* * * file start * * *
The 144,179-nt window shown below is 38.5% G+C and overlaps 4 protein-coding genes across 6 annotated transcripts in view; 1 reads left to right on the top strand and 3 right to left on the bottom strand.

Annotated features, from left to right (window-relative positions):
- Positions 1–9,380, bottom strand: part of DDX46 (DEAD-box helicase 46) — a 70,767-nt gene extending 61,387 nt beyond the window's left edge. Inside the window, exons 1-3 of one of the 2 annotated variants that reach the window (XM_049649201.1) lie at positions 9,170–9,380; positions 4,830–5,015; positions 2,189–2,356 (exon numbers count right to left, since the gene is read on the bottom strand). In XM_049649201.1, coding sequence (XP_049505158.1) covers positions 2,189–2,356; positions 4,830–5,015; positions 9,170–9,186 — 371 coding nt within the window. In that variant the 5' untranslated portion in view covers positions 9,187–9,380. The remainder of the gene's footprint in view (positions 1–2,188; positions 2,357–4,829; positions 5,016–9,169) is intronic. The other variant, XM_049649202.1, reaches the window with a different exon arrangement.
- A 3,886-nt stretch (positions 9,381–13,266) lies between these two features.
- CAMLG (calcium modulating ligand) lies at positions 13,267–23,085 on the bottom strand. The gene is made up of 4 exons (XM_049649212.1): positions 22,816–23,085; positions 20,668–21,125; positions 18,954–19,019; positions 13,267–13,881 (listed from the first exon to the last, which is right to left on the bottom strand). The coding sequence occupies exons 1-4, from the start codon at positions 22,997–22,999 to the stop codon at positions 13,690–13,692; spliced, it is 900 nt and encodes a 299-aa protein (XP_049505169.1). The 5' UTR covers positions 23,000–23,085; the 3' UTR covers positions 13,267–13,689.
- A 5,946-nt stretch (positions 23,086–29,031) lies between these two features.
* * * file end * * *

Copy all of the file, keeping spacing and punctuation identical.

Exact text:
The 144,179-nt window shown below is 38.5% G+C and overlaps 4 protein-coding genes across 6 annotated transcripts in view; 1 reads left to right on the top strand and 3 right to left on the bottom strand.

Annotated features, from left to right (window-relative positions):
- Positions 1–9,380, bottom strand: part of DDX46 (DEAD-box helicase 46) — a 70,767-nt gene extending 61,387 nt beyond the window's left edge. Inside the window, exons 1-3 of one of the 2 annotated variants that reach the window (XM_049649201.1) lie at positions 9,170–9,380; positions 4,830–5,015; positions 2,189–2,356 (exon numbers count right to left, since the gene is read on the bottom strand). In XM_049649201.1, coding sequence (XP_049505158.1) covers positions 2,189–2,356; positions 4,830–5,015; positions 9,170–9,186 — 371 coding nt within the window. In that variant the 5' untranslated portion in view covers positions 9,187–9,380. The remainder of the gene's footprint in view (positions 1–2,188; positions 2,357–4,829; positions 5,016–9,169) is intronic. The other variant, XM_049649202.1, reaches the window with a different exon arrangement.
- A 3,886-nt stretch (positions 9,381–13,266) lies between these two features.
- CAMLG (calcium modulating ligand) lies at positions 13,267–23,085 on the bottom strand. The gene is made up of 4 exons (XM_049649212.1): positions 22,816–23,085; positions 20,668–21,125; positions 18,954–19,019; positions 13,267–13,881 (listed from the first exon to the last, which is right to left on the bottom strand). The coding sequence occupies exons 1-4, from the start codon at positions 22,997–22,999 to the stop codon at positions 13,690–13,692; spliced, it is 900 nt and encodes a 299-aa protein (XP_049505169.1). The 5' UTR covers positions 23,000–23,085; the 3' UTR covers positions 13,267–13,689.
- A 5,946-nt stretch (positions 23,086–29,031) lies between these two features.